Pahlavi insisted he interacted with activists in Iran and reflected their views. His goal was to convince the west to do more to help Iranians get around internet restrictions and to raise money to support striking workers, believing that labor unrest would “paralyze the system”.

“We try to do all this in the context of non-violent and civil disobedience, without resorting to violence or foreign intervention,” he said. Opposition members called for general strikes during the protests, a tactic that helped loosen the Shah’s grip on power in 1979, but it was largely ignored.

In Iran, analysts and diplomats say that among the activist diaspora, which includes actors, journalists and footballers, Pahlavi has a certain status as the son of the last shah. Yet his parentage is also seen as a weakness as many remember the autocratic nature of his father’s regime.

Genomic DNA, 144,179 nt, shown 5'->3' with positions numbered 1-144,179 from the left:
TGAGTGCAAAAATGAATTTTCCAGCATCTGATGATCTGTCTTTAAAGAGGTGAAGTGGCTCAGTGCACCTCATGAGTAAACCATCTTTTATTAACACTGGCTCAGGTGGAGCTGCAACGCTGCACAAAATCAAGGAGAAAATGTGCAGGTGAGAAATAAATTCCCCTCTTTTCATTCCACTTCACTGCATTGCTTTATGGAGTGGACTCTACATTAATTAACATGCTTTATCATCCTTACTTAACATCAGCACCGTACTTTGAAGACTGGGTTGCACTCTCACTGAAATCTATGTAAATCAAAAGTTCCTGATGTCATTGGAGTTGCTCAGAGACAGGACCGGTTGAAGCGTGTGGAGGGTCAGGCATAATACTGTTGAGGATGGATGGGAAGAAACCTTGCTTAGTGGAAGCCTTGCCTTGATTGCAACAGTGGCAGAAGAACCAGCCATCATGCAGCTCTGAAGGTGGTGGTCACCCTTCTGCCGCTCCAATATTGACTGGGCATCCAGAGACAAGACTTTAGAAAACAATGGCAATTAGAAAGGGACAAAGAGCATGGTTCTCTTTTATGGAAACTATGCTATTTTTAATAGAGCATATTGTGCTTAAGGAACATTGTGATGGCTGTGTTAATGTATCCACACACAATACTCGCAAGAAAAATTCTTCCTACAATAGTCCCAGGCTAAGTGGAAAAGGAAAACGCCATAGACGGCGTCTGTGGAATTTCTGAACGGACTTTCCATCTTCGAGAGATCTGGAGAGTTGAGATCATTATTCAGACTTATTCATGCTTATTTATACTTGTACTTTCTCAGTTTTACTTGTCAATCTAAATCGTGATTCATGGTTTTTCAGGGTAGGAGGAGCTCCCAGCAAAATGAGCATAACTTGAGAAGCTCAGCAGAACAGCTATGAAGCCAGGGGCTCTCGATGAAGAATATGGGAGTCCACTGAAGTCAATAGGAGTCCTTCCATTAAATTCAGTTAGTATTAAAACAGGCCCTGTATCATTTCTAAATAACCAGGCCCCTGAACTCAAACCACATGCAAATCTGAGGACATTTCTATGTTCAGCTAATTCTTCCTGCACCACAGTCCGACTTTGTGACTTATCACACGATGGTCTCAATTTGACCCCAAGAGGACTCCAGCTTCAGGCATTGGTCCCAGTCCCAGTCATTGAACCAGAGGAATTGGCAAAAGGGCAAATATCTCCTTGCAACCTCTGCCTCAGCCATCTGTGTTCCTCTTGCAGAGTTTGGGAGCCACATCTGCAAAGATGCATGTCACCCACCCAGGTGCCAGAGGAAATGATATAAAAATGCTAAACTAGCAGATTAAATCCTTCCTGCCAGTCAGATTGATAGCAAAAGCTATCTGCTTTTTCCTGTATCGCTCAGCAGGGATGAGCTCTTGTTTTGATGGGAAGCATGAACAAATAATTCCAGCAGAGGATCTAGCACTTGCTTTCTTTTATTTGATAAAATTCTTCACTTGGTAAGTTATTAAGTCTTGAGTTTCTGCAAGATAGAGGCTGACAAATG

“Nobody disputes what happened in history,” Pahlavi said. “I had no responsibility in the previous regime, I had the title of crown prince, but no one holds me responsible for that.”

Mohammed Reza Shah Pahlavi, with his third wife, Farah Diba, and their son, Reza, in ceremonial dress before the throne
Iranian Crown Prince Reza Pahlavi with his parents, Mohammed Reza Shah Pahlavi and Farah Diba © Universal History Archive/UIG/Shutterstock

Pahlavi, whose supporters still refer to him as “His Majesty,” is unclear if he wants to see a return to monarchy. He said he would “withdraw myself from this debate, so I’m not in favor of one or the other”.

His task was to build a “coalition of political organizations”. [and] groups” and prepare for what happens when the regime falls. When asked if he saw himself as a transition leader, he replied, “That’s what people want me to play as a role; monarchists or republicans.”

He added: “My mission in life will end the day people go to the polls and choose their future system.”